other tea ms their sa me age. It’s not just exciting to watch, but it will be almost ever y where i n t ow n. T he Gallup Sun will include an ar ticle a nd inter v iew with Sammy Chioda for the Oct. 30 issue, so pick up a copy to be fully informed of where and when these games will be played. T h a t s a id, you k now I will be there with my trusty Nikon, so slick down your hair or wear a hat, because you too might get included in one of my pictures. Hope to see you in the bleachers!

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Sports This Week Friday, Oct. 23 GHS FB @ Miyamura, 7 GHS XC @ Grants Invite, 3 MHS FB vs Gallup, 7 MHS XC @ Grants Invite, 3 WHS FB vs Kirtland, 7 WHS XC @ Grants, Invite, 3 Saturday, Oct. 24 GHS FB JV/C vs Miyamura JV/C, 1 MHS BS @ Gallup, 4 MHS FB JV/C @ Gallup JV/C, 11/1 RCHS VB @ Newcomb, 1 Tuesday, Oct. 27 MHS VB @ Piedra Vista, 4 RCHS VB vs Tohatchi, 4 WHS VB @ Thoreau, 4 Wednesday, Oct. 28 Gallup Mid FB vs Tohatchi, 5

Thursday, Oct. 29 GHS VB @ Farmington, 4 MHS BS vs Piedra Vista, 4 MHS VB @ Aztec, 4 RCHS VB @ Navajo Prep, 4 WHS VB vs Shiprock, 4 Friday, Oct. 30 GHS FB vs Piedra Vista, 7 GHS XC @ Districts Farmington, TBA MHS FB @ Farmington, 7 RCHS BS @ 1st Round State, TBD RCHS GS @ 1st Round State, TBD RCHS XC @ District – Crownpoint, 5 WHS FB vs Thoreau, 7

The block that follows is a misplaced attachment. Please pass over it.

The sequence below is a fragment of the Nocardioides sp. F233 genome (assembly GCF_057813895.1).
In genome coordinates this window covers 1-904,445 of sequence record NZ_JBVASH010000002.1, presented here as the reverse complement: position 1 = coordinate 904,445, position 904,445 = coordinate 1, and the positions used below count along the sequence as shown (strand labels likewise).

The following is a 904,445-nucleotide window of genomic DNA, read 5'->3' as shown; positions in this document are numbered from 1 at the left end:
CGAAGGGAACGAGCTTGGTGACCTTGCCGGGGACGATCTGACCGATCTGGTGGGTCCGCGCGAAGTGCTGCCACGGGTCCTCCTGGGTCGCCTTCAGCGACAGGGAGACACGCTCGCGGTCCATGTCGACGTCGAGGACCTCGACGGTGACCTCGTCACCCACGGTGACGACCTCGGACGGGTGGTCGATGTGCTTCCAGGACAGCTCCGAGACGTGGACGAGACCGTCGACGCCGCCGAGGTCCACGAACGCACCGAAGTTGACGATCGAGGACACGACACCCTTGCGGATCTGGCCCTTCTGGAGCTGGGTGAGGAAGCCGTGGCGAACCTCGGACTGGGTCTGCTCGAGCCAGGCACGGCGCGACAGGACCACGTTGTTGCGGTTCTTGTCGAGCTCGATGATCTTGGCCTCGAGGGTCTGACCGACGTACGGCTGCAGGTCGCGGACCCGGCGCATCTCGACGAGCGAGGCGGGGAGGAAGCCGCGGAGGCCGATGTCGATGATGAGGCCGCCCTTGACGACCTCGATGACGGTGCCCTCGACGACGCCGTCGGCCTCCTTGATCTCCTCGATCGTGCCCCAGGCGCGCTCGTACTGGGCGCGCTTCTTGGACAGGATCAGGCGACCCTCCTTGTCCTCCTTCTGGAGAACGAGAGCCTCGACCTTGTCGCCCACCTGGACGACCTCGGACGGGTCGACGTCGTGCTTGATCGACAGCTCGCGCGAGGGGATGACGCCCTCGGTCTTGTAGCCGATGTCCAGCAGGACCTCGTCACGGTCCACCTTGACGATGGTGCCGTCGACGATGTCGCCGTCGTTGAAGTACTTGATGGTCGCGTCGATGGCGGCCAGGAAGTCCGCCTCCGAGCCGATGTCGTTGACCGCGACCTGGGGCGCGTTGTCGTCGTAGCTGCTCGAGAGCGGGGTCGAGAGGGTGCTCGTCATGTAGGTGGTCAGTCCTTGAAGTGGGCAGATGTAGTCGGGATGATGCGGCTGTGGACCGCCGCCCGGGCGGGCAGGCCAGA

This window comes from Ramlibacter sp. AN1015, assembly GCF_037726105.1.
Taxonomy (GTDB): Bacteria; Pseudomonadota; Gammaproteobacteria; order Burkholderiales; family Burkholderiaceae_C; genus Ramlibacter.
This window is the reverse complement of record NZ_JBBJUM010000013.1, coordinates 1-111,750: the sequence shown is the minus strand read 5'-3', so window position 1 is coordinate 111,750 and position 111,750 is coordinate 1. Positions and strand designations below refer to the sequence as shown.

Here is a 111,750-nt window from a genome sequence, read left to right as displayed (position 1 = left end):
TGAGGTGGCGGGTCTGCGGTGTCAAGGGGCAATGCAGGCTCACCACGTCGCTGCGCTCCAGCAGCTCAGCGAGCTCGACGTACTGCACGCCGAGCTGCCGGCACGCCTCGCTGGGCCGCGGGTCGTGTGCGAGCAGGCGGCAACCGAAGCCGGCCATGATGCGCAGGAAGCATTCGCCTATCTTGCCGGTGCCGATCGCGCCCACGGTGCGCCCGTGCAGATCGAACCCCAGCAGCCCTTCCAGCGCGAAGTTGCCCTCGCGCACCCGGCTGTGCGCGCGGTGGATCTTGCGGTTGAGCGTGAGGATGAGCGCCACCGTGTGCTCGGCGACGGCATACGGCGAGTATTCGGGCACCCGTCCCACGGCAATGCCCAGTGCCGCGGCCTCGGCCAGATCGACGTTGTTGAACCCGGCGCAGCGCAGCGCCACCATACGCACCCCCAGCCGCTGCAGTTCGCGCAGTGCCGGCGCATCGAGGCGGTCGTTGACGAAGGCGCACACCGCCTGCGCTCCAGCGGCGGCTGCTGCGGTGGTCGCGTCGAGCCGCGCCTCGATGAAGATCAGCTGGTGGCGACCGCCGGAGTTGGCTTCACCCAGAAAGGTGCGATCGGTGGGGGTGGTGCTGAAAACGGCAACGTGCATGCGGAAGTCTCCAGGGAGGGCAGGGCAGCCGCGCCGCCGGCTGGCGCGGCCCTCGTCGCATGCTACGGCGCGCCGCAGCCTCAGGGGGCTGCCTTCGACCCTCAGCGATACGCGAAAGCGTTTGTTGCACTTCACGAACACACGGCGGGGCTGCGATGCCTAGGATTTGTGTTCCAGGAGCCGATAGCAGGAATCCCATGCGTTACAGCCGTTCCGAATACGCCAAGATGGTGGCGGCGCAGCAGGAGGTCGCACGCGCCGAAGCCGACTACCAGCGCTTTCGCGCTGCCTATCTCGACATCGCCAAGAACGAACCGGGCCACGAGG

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Family Movie. Starts 4 pm. Children’s Branch, 200 W. Aztec. All ages. Featured Film: Hocus Pocus Live Music Vocal duo 10 Minute Max to perform 8 - 10 pm at Coal Street Pub, 303 W, Coal Ave. Info, call (505) 722-0117. SATURDAY OCT. 24 BREAST CANCER AWARENESS WALK RMCHCS is hosting the “On the Wings of Hope” Breast Cancer Awareness Walk. The walk begins at the NM Cancer Center at 9 am and will end at the downtown Courtyard Square. All ages are welcome! Walk, jog, skate or bike. For more information call: (505) 863-7015. SPORTS

FREE COMPUTER CLASS The library is offering free computer training throughout the month of October at the Octavia Fellin Public Library. Class size is limited to 10 participants per session. Registration required. Register at the library; call (505) 863-1291; email: libtrain@ gallupunm.gov. Location: Main Branch, 115 W. Hill Ave. Today’s class: New Class! Job Search With Technology, 10 am - Noon